It was impossible to walk even a few feet on the campus of Texas Southern University this week in Houston, Texas without hearing some exasperated out-of-town reporter remark: My god, it’s hot.
Houstonians are, of course, accustomed to weather in the 90s in mid-September. But perhaps some of the hottest takes in the wear-sunblock-or-else weather happened Thursday night on the debate stage, as the gloves came off between the top ten Democratic primary candidates.
“Are you forgetting what you said two minutes ago?” decried former HUD Secretary Julián Castro to former Veep Joe Biden in front of a shocked crowd. The conversation centered on Biden’s healthcare goals of expanding on Obamacare into a Medicare-like public option.
Castro’s blows continued one after the other, marking the hottest exchanges on the Democratic primary debate stage yet. The attention shifted to the legacy of former President Barack Obama, an administration that saw Biden as VP and Castro as a cabinet member.
“If you lose your job for instance, [Biden’s] health care plan would not automatically enroll you, you would have to opt in. My health care plan would,” Castro told the sold-out TSU crowd. “That’s a big difference. I’m fulfilling the legacy of Barack Obama and you’re not.”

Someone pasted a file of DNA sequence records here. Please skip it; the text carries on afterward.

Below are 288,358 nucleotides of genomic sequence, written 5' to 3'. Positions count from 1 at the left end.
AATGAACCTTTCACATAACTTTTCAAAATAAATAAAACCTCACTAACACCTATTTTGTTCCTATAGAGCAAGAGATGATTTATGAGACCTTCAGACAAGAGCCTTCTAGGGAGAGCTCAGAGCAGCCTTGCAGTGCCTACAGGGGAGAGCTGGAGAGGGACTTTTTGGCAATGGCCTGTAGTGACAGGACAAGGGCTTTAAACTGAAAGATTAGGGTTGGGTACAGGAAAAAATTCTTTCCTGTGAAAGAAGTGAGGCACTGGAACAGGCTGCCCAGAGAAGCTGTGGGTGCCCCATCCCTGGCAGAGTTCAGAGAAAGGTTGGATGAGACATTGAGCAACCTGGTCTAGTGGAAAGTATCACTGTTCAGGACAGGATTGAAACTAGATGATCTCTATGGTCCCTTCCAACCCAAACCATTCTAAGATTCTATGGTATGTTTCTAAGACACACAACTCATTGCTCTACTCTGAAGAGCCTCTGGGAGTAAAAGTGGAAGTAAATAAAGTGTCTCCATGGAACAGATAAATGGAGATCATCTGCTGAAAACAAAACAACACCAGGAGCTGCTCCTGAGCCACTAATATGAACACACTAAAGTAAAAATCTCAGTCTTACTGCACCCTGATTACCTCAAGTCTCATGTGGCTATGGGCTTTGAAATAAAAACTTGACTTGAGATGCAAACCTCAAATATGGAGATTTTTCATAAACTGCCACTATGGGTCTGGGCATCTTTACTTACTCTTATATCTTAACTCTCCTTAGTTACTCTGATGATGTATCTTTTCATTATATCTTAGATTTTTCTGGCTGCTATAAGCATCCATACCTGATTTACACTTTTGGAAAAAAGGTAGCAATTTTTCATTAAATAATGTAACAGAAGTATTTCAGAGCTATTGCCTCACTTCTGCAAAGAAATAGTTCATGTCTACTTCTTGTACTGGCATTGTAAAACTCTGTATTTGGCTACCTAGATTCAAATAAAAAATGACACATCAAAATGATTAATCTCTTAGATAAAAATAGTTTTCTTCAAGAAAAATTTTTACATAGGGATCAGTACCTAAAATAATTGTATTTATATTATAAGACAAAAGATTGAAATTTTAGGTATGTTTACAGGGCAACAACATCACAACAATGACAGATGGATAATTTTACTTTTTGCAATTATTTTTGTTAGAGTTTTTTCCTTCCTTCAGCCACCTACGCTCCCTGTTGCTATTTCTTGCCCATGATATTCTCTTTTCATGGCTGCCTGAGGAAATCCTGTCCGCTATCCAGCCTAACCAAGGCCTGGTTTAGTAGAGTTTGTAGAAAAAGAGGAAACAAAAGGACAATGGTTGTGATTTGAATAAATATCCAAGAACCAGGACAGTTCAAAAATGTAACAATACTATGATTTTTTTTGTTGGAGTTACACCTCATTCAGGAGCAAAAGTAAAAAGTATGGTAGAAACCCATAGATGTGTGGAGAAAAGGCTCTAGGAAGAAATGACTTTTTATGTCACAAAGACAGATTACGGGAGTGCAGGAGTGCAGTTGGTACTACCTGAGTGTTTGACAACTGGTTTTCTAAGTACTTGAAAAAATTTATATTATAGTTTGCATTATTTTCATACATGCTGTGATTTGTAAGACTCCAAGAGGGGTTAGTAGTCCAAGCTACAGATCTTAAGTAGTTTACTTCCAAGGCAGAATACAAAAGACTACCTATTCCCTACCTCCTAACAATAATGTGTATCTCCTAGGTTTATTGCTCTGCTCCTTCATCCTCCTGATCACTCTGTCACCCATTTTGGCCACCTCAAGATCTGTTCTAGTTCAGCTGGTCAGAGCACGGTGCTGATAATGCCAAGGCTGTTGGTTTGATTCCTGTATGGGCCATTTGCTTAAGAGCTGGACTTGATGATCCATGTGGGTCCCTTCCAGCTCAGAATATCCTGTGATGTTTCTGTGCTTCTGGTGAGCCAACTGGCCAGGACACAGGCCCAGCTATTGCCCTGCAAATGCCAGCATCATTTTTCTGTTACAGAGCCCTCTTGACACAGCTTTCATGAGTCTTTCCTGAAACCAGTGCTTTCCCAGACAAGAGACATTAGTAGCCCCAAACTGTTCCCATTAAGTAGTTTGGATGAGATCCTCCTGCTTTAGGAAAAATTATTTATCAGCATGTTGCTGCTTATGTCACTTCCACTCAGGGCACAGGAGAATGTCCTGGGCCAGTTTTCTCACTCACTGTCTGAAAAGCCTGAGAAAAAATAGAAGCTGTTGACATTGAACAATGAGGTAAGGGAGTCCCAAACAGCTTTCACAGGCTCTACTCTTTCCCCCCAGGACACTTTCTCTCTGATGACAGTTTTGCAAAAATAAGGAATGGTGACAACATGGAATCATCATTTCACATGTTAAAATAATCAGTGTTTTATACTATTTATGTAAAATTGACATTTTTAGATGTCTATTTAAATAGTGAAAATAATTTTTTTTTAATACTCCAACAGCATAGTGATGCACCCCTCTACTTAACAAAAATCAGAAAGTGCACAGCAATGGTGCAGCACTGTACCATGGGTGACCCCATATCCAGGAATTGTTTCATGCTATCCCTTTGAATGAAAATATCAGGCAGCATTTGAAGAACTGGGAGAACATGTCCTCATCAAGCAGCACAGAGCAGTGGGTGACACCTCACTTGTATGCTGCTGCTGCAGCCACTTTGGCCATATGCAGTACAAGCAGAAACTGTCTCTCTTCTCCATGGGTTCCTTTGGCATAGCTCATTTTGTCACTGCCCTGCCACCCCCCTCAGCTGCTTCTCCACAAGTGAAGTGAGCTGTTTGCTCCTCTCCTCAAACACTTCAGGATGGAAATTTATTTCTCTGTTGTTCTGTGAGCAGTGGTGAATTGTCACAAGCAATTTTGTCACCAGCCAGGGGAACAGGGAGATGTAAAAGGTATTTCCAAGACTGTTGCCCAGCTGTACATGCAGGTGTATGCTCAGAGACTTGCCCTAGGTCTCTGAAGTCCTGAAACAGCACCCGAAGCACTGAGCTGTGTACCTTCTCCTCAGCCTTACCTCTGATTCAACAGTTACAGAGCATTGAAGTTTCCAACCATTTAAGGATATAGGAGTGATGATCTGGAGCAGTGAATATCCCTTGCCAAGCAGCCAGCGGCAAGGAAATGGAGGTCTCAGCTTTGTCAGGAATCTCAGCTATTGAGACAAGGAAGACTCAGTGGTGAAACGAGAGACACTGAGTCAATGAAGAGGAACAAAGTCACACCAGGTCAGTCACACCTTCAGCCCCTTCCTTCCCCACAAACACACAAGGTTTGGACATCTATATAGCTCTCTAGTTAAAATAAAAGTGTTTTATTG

This reporter has often noted that whomever emerges from this primary will undoubtedly be bruised, battered, and bloodied after surviving a two-dozen-plus free-for-all over a historically long election. And the debate this week showed that everything, in fact, is bigger in Texas... including the political takedowns.
But despite the controversy surrounding Castro’s high heat — or accusations that the former Secretary was going after Biden’s age — the campaign itself downplayed any sense of foul play.
“It’s interesting. I know some people think, ‘Oh did you go after him? Were you implying something about him?’ That’s not the case at all,” said Rep. Joaquin Castro, Julián’s twin brother and chair of his presidential campaign, to me in the spin room late Thursday.
“If you’ll notice at these debates what my brother has done is that he stood up for issues that he cared about,” invoking a tough exchange with Beto O’Rourke on immigration at a previous debate. “He respects the Vice President, a great deal,” the Congressman added.
In the spin room, the Castro camp may have sought to cool down a scorching-hot performance, but the properly-functioning AC was the only thing able to keep people from sweating. Castro’s singes against Biden were the talk of the spin room and the post-debate-drinks; and while not everyone was in favor of the scorched-earth approach (former Chicago Mayor Rahm Emanuel called Castro “mean”), the undeniable fact remains for his low-to-mid tier campaign: for good or for bad, everyone is talking about Castro today, which is more than can be said for previous debate performances.